The one area I absolutely adore Brigandine is the aesthetics. The artwork by lead artist Raita Kazama, of Xenoblade fame, is absolutely stunning and truly a treat for the eyes. Even when the writing isn’t on par, the artwork kept me motivated to keep on playing. The narrative scenes are especially a treat, since they often flow with life and aren’t just static art. All the nations of Brigandine are given wonderful visual definition, and each has distinct traits that set them apart. Take the gothic influence in the Holy Gustava Empire, or the swashbuckling, skin showing Mirelvan pirates. All the assorted commanders look fantastic, even if their character models generally use generic class based designs. And though I didn’t play the game solely for this detail, there’s lots of beautiful women and handsome men in the game. The audio is a stirring and epic refrain, and it works quite well. My biggest issue with it was that I wanted the different nations to have distinct audio themes, just to liven things up. That said, the sound effects and voice acting are top notch. I love the roar of monsters and the loud clash of arms, and the Japanese voice actors all bring life to their characters. Aesthetically speaking, Brigandine is a treat, especially since it’s a Switch exclusive.
Now, I mostly have positive impressions of Brigandine, but there’s still some areas it fell short of my expectations. One I mentioned earlier is the tutorial’s lack of clarity on some details. While it’s great knowing the basics, this is the sort of deep game that almost requires full understanding of the mechanics. I was never told that using the Y button would bring up an information overlay, showing my total units and which bases produce which monsters, for example. And some things just aren’t as intuitive as they should be. In the Attack Phase, you’d think selecting an attack target would initiate combat, but instead you have to select End Phase, and then combat will commence. And though the quest feature is a helpful way to level up new units, it’s also very time consuming, and you never know when an enemy nation will try and invade your base. I also wish you could selectively recruit new commanders, but they just automatically join you at certain story points. Oh and on the topic of the writing errors, that also translates to some attack descriptions. There’s one spell called Geno-Frost, and it clearly indicates it only hits one enemy. Yet when used, it’s actually an AOE spell, which was a shock. Lastly, while this isn’t exactly a complaint, I was surprised that I couldn’t change Stella’s class, the ruler of Mirelva and my main character, until about 24 hours into my game. After she has a breakthrough about what her Brigandine of Ego means, she effectively changes class, and gets some whopping powerful skills in the bargain. I just wish I didn’t have to wait so long for her revelation.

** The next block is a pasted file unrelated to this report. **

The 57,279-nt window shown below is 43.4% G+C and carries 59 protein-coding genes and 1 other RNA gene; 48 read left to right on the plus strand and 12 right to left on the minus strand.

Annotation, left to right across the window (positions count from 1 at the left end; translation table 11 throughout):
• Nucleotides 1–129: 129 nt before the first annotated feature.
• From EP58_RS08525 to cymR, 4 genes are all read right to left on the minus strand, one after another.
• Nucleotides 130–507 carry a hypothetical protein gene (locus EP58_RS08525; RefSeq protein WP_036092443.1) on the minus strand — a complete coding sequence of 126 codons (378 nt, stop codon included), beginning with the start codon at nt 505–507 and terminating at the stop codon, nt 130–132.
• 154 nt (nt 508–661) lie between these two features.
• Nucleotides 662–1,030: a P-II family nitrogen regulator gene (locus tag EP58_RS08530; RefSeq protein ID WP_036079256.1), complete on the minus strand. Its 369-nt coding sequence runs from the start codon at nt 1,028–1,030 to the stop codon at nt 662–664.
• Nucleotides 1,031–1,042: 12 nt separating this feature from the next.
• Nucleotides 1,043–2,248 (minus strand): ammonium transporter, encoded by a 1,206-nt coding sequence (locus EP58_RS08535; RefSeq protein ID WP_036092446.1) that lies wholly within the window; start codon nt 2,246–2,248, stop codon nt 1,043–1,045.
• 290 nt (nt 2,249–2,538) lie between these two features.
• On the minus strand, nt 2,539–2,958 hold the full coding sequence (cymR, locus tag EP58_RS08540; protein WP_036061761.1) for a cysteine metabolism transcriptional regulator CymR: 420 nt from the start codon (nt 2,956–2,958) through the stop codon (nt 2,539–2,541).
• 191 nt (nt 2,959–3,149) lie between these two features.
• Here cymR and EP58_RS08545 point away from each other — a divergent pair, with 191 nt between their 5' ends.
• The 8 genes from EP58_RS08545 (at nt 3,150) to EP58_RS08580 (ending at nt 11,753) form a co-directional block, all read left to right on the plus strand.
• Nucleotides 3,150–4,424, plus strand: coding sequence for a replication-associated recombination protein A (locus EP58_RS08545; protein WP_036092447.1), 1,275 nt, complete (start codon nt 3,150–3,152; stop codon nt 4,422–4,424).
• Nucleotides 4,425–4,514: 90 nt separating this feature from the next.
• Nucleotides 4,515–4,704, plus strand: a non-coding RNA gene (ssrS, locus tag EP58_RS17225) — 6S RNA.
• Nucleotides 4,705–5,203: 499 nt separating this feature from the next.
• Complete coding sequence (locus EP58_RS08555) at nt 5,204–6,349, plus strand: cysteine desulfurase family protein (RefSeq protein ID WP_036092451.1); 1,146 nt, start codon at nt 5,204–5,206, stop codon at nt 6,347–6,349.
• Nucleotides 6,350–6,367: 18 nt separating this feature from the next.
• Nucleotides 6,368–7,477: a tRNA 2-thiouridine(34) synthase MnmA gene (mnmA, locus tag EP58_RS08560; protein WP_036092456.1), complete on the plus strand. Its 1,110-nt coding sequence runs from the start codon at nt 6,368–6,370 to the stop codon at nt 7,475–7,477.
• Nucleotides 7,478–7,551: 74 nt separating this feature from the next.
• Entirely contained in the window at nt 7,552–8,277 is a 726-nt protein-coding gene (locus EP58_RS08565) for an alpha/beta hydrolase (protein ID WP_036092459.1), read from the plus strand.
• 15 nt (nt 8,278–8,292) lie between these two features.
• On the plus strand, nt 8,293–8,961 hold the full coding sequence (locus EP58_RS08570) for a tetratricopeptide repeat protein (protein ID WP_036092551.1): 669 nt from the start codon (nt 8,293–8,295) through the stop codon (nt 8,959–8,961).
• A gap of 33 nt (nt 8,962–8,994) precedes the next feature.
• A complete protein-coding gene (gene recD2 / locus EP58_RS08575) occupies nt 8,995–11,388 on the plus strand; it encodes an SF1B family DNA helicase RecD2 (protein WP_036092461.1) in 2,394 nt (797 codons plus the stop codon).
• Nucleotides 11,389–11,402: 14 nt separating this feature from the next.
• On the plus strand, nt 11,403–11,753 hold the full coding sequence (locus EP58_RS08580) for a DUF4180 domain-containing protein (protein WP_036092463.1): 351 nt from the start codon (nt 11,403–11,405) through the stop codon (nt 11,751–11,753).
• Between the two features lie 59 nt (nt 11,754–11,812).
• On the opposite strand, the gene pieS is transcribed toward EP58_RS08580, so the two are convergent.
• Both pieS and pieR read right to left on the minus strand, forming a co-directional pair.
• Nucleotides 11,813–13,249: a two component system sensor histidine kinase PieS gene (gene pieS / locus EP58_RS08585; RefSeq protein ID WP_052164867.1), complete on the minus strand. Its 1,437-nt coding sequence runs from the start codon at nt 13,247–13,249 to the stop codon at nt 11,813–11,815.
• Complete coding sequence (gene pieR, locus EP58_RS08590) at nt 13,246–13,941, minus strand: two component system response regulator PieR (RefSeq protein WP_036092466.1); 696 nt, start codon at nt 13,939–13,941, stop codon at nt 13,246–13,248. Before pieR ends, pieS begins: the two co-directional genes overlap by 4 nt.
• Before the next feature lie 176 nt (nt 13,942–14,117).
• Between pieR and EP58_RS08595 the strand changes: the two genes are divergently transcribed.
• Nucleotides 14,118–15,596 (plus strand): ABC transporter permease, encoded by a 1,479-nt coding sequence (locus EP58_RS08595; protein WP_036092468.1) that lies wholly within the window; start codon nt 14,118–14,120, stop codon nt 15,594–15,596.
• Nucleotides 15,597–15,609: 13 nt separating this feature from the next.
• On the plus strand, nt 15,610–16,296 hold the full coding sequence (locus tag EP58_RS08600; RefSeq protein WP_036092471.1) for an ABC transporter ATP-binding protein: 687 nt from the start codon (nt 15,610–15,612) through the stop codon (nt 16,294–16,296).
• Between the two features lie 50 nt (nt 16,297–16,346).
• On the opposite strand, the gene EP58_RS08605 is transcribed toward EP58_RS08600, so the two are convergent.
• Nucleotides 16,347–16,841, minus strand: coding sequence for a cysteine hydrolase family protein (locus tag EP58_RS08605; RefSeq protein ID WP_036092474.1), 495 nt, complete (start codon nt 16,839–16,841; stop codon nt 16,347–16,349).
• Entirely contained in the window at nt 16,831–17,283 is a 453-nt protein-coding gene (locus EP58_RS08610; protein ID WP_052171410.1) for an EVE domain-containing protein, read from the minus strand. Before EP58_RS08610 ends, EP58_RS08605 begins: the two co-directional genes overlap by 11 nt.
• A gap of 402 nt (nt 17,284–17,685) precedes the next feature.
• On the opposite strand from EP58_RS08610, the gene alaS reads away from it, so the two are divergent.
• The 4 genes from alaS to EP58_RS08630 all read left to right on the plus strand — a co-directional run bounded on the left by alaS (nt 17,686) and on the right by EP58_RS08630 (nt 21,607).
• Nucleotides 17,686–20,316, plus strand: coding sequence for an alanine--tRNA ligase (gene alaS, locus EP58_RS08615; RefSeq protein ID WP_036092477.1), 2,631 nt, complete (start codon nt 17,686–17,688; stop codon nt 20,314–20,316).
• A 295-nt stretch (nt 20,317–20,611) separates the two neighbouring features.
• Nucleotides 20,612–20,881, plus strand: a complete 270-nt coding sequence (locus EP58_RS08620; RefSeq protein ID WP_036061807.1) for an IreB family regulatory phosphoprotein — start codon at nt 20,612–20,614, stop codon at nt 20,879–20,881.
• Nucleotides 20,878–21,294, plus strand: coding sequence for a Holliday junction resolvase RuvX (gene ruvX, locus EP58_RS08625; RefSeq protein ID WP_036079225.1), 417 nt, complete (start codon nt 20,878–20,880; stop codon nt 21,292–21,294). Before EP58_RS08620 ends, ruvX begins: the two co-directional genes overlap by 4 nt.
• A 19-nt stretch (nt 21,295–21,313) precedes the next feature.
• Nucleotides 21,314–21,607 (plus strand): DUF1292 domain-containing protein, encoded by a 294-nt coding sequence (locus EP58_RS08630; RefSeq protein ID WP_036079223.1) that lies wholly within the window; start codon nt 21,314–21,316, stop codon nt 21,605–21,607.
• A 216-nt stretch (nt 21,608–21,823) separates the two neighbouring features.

Overall I still had a blast with Brigandine The Legend of Runersia. Though I had no previous familiarity with the original game, this long delayed sequel was a lot of fun. And even if it’s a little expensive at $49.99, you’ll more than get your money’s worth, with upwards of 240 hours of main campaign, as well as a challenge mode. While I do wish some things were more clear and that other things were more varied, I still think this is a must own game for any Switch owner. The only thing I regret is that I didn’t order the sweet physical edition from Limited Run Games while I had a chance. But if you’re a fan of tactical styled games and are eager for something meaty, Brigandine is the way to go.
Review Copy Provided by Publisher
Pages: 1 2Brigandine: The Legend of RunersiaexclusiveGrand Strategy RPGHappinetLimited Run GamesMatrix CorporationMatrix Softwareoprainfall